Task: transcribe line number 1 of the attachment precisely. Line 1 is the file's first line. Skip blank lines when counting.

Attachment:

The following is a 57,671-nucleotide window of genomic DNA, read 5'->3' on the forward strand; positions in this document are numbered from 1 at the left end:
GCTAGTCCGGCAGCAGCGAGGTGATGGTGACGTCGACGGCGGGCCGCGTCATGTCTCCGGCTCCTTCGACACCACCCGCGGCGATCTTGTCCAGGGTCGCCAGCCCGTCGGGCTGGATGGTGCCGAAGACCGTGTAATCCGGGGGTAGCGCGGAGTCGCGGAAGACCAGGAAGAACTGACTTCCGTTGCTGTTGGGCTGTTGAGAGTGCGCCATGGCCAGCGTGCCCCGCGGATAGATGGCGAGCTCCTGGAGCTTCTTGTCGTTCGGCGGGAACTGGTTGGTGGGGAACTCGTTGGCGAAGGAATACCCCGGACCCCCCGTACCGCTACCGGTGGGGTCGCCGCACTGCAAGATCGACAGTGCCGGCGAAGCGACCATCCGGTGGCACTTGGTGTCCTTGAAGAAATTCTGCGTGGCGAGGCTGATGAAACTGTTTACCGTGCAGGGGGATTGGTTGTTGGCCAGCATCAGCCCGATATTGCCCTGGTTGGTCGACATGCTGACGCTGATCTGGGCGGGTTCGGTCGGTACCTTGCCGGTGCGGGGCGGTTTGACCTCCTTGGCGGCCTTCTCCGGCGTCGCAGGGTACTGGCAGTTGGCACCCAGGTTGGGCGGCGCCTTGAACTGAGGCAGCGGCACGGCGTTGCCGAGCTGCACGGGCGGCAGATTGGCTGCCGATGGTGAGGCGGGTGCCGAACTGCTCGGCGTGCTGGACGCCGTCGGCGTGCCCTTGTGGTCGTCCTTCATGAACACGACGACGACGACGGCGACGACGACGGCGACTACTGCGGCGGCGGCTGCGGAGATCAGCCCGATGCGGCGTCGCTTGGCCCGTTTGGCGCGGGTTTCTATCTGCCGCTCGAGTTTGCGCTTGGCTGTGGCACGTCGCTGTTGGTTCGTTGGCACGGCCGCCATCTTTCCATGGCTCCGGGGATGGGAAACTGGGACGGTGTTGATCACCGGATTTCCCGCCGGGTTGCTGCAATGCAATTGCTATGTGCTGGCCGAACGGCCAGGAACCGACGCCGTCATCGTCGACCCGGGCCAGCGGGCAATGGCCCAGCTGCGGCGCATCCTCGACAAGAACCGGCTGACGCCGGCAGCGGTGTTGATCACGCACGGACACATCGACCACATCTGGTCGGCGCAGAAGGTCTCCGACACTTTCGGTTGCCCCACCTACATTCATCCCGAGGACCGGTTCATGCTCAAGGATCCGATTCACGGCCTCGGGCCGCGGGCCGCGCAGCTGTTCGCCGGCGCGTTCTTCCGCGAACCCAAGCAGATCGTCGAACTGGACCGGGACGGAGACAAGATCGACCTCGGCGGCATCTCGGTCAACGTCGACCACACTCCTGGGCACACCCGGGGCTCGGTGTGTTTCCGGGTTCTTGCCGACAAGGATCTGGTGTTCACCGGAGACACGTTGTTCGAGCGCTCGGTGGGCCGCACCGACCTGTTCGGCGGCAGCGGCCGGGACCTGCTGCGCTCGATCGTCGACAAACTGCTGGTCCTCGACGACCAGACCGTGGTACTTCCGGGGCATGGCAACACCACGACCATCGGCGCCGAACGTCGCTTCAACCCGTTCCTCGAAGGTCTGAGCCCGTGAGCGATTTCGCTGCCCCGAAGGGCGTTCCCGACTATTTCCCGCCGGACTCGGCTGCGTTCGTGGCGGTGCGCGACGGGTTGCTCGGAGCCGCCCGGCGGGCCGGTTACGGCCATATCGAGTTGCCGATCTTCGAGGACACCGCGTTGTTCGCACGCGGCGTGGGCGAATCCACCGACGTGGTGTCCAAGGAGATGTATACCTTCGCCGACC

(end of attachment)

The following is a 57,671-nucleotide window of genomic DNA, read 5'->3' on the forward strand; positions in this document are numbered from 1 at the left end: